Iran: Death of al-Baghdadi won’t end Daeshism

While welcoming death of Abu Bakr al-Baghdadi, Iran slams U.S. for creating Daesh

October 29, 2019 - 19:4

TEHRAN – Iranian officials have welcomed the death of Abu Bakr al-Baghdadi, the founder and leader of Daesh (ISIL) terrorist group, but at the same time blamed the U.S. government for creating Daesh and other terrorist groups in the first place.

Iran’s presidential chief of staff Mahmoud Vaezi said on Monday that the criminal activities of Daesh would only end if sponsors of the terrorist group stop funding and arming the terrorists to secure their own interests.

“Fighting terrorism, by any country, is a justified action, but according to the confessions of American authorities, Daesh terrorist group was formed by the U.S. itself,” Mehr quoted Vaezi as saying.

Daesh was supported by the Americans “as long as it was involved in blind terrorist measures and warmongering in the region to secure that country’s interests,” he remarked.

Vaezi added that the U.S. destroyed Daesh’s leader but this will not eradicate the source of violence.

“Obviously, as long as the U.S. and some countries in the region are using terrorist groups, the mindset and mentality of terrorism will not be drained.”

U.S. President Donald Trump announced on Sunday that Baghdadi had died during a “dangerous and daring” nighttime operation in Syria.

“Last night the United States brought the world’s number one terrorist leader to justice,” Trump said while addressing the media at the White House on Sunday.

The U.S. president said the Daesh leader blew himself up, dying “like a dog,” and “like a coward” after American forces trapped him inside a dead-end tunnel.

Abu Bakr al-Baghdadi was born in 1971 in the city of Samarra, Iraq. He earned a PhD in Islamic Studies from Saddam University in Baghdad.

Root of Daeshism won’t be eradicated by bomb

Government spokesman Ali Rabiei said on Sunday that the death of Baghdadi will not be the end of Daeshism.

“The root of Daeshism will not be eradicated by bomb and mortar fire,” Rabiei said, pointing out that regional petrodollars and Takfirism need to be addressed as the main reasons behind the phenomenon.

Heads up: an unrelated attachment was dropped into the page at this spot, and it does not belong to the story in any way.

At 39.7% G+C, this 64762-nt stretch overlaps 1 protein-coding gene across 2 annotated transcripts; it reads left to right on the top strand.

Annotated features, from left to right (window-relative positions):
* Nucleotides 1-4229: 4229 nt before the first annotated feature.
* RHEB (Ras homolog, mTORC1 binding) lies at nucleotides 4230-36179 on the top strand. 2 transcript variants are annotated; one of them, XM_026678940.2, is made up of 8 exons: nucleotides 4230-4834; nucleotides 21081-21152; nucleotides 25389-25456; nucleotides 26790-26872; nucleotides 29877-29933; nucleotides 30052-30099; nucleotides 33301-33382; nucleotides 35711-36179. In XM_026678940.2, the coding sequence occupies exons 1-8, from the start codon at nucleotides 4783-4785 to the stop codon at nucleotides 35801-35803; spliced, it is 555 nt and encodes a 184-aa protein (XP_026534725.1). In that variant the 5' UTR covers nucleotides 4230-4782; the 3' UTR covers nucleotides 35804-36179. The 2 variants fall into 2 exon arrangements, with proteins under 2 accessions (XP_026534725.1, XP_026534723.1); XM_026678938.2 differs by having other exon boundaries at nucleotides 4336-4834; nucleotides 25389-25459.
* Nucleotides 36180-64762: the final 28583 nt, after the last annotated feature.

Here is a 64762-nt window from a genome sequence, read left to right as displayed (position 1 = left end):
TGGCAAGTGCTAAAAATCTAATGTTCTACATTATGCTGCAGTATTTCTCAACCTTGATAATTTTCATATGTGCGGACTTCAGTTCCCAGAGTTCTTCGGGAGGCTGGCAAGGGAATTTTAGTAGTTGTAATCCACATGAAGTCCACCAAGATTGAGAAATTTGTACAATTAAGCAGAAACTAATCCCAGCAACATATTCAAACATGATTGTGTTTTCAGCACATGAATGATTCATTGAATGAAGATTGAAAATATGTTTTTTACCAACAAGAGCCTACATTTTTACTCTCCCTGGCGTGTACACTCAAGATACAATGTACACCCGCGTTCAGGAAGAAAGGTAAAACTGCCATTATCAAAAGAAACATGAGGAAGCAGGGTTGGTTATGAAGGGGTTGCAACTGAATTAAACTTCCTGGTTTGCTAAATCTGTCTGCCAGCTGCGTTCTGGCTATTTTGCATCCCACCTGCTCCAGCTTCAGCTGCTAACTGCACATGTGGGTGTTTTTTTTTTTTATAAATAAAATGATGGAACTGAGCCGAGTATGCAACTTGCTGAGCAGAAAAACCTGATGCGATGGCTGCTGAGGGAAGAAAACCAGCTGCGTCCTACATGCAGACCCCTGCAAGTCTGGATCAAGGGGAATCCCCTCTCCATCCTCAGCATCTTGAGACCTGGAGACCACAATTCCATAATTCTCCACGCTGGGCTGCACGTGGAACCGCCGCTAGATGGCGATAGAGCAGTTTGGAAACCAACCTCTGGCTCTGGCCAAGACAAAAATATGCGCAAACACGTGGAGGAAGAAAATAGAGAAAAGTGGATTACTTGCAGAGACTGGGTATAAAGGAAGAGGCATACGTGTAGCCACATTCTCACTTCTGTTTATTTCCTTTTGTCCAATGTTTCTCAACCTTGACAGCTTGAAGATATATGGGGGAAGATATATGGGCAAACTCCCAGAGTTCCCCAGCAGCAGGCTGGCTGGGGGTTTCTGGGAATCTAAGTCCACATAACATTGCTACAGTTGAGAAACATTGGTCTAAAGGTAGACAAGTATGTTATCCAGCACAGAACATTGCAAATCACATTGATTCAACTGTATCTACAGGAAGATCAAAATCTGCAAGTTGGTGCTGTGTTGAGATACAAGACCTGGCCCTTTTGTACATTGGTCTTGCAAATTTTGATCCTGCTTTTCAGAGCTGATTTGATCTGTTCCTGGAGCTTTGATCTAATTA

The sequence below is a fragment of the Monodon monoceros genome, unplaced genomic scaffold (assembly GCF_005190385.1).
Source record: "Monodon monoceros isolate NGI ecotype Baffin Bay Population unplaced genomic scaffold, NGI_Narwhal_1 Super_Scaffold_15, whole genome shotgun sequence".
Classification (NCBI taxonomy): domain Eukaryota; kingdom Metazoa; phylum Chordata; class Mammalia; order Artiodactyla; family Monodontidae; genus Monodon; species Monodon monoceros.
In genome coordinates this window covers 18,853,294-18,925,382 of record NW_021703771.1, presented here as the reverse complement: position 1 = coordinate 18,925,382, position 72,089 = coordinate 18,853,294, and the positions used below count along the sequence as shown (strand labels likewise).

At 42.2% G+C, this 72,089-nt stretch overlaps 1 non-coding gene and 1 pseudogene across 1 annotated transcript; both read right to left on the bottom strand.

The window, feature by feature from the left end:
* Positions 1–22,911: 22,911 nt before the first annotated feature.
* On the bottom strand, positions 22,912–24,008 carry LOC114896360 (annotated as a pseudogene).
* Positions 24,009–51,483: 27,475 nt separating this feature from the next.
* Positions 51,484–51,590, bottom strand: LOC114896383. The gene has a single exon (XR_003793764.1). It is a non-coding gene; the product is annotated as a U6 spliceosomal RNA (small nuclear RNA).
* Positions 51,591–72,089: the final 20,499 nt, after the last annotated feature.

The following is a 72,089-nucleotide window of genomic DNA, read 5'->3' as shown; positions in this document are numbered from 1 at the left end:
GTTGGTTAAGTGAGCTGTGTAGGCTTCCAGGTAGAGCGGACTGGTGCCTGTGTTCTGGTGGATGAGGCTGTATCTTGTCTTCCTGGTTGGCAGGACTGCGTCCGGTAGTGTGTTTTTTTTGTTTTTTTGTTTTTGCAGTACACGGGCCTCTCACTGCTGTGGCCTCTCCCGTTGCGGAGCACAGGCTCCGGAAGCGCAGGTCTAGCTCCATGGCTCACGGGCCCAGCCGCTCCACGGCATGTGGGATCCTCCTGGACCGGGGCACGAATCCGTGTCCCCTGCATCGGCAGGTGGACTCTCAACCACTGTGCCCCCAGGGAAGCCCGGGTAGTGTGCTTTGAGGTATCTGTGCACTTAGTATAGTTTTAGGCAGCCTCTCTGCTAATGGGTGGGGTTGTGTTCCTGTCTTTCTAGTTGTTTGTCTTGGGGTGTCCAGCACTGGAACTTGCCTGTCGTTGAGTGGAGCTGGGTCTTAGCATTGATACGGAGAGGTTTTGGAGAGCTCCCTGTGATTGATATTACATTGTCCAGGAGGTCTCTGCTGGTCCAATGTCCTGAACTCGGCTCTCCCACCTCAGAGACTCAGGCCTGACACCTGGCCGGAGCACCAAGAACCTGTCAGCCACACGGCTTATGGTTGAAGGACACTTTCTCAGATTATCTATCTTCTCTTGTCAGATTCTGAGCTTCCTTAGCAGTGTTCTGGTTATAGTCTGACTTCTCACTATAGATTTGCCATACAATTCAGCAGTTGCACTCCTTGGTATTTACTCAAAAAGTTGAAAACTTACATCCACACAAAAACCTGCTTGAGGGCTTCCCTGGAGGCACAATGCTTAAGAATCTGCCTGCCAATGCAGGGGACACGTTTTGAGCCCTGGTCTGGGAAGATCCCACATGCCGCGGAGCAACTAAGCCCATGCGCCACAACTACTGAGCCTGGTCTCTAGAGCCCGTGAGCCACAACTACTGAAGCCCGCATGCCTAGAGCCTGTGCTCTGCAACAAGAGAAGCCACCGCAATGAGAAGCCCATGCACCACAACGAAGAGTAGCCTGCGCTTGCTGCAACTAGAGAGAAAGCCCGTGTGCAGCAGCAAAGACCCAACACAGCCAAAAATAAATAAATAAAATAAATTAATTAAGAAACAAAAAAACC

“As the death of Bin Laden did not root out terrorism, the death of Baghdad will not end Daeshism,” he added.

He also said the terrorism that exists in the Middle East and North Africa is the result of Washington’s militaristic policies, its oil-driven interventions and its support for dictators.

Rabiei said Iran is at the forefront of fighting terrorism and has favored a diplomatic and strategic approach to combat Daesh. 

Foreign Ministry: Daesh was destroyed by Syrians, Iraqis

“Daeshism, terrorist ideologies, extremism and sectarianism still persist and have always been among the instruments used by countries like the U.S.,” the Iranian Foreign Ministry says.

Foreign Ministry spokesman Abbas Mousavi said the nations and governments of Syria and Iraq, with logistical support from Iran and the pious people of the region, destroyed Daesh through their resistance.

“Daesh was eliminated by the youth of the (axis of) resistance,” Mousavi said on Monday, adding, “Daeshism, terrorist ideologies, extremism and sectarianism still persist and have always been among the instruments used by countries like the U.S.”

‘Daesh ideology is still alive’ 

He said the Americans themselves have claimed and even confessed to have created Daesh and Abu Bakr al-Baghdadi. 

“They (terrorists) have an expiration date, and whenever they are expired, they are destroyed (by the U.S.),” he stated.

“We do not consider the killing of al-Baghdadi as an end to terrorism and Daesh. Although we defeated Daesh with the (help of) regional governments and nations, we warn that the ideology is still alive, and their remnants may be reorganized by the Americans and carry out destructive operations in the region,” Mousavi added.

“The U.S. is the creator of terrorist groups and Trump is the destroyer of expired terrorists,” Abbasali Kadkhodaei, the spokesman for the Guardian Council, said in a tweet on Monday.

“After Daesh, should we expect creation of a new terrorist group?” he asked.


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